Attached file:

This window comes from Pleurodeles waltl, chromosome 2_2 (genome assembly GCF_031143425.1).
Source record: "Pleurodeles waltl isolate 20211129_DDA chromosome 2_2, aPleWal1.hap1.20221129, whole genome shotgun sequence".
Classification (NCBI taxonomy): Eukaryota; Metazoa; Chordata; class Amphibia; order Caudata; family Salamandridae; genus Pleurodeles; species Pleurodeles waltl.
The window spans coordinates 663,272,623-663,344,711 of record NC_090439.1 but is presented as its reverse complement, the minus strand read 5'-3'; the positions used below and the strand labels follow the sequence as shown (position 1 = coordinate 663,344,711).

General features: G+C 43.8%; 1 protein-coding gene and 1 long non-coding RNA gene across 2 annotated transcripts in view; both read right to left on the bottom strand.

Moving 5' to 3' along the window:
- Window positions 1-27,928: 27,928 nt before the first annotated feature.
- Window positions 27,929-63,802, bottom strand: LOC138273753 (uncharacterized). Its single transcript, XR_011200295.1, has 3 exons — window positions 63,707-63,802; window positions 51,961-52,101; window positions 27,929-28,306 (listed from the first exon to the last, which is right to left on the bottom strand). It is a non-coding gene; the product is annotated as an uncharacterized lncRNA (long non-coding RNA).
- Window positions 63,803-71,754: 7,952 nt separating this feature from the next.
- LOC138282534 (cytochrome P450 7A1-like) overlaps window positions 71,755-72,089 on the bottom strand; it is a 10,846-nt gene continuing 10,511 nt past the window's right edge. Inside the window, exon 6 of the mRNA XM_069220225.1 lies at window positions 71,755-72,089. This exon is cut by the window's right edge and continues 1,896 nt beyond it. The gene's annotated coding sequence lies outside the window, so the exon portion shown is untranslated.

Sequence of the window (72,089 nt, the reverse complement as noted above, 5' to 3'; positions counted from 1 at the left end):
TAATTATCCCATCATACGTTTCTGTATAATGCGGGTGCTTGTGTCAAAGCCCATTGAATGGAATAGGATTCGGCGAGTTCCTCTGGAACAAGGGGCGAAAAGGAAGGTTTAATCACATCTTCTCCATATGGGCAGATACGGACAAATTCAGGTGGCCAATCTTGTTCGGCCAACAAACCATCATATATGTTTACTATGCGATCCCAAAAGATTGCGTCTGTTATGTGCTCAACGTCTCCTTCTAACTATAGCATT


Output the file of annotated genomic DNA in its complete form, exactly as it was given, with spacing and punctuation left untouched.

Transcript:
This window comes from Pleurodeles waltl, chromosome 2_2 (genome assembly GCF_031143425.1).
Source record: "Pleurodeles waltl isolate 20211129_DDA chromosome 2_2, aPleWal1.hap1.20221129, whole genome shotgun sequence".
Classification (NCBI taxonomy): Eukaryota; Metazoa; Chordata; class Amphibia; order Caudata; family Salamandridae; genus Pleurodeles; species Pleurodeles waltl.
The window spans coordinates 663,272,623-663,344,711 of record NC_090439.1 but is presented as its reverse complement, the minus strand read 5'-3'; the positions used below and the strand labels follow the sequence as shown (position 1 = coordinate 663,344,711).

General features: G+C 43.8%; 1 protein-coding gene and 1 long non-coding RNA gene across 2 annotated transcripts in view; both read right to left on the bottom strand.

Moving 5' to 3' along the window:
- Window positions 1-27,928: 27,928 nt before the first annotated feature.
- Window positions 27,929-63,802, bottom strand: LOC138273753 (uncharacterized). Its single transcript, XR_011200295.1, has 3 exons — window positions 63,707-63,802; window positions 51,961-52,101; window positions 27,929-28,306 (listed from the first exon to the last, which is right to left on the bottom strand). It is a non-coding gene; the product is annotated as an uncharacterized lncRNA (long non-coding RNA).
- Window positions 63,803-71,754: 7,952 nt separating this feature from the next.
- LOC138282534 (cytochrome P450 7A1-like) overlaps window positions 71,755-72,089 on the bottom strand; it is a 10,846-nt gene continuing 10,511 nt past the window's right edge. Inside the window, exon 6 of the mRNA XM_069220225.1 lies at window positions 71,755-72,089. This exon is cut by the window's right edge and continues 1,896 nt beyond it. The gene's annotated coding sequence lies outside the window, so the exon portion shown is untranslated.

Sequence of the window (72,089 nt, the reverse complement as noted above, 5' to 3'; positions counted from 1 at the left end):
TAATTATCCCATCATACGTTTCTGTATAATGCGGGTGCTTGTGTCAAAGCCCATTGAATGGAATAGGATTCGGCGAGTTCCTCTGGAACAAGGGGCGAAAAGGAAGGTTTAATCACATCTTCTCCATATGGGCAGATACGGACAAATTCAGGTGGCCAATCTTGTTCGGCCAACAAACCATCATATATGTTTACTATGCGATCCCAAAAGATTGCGTCTGTTATGTGCTCAACGTCTCCTTCTAACTATAGCATT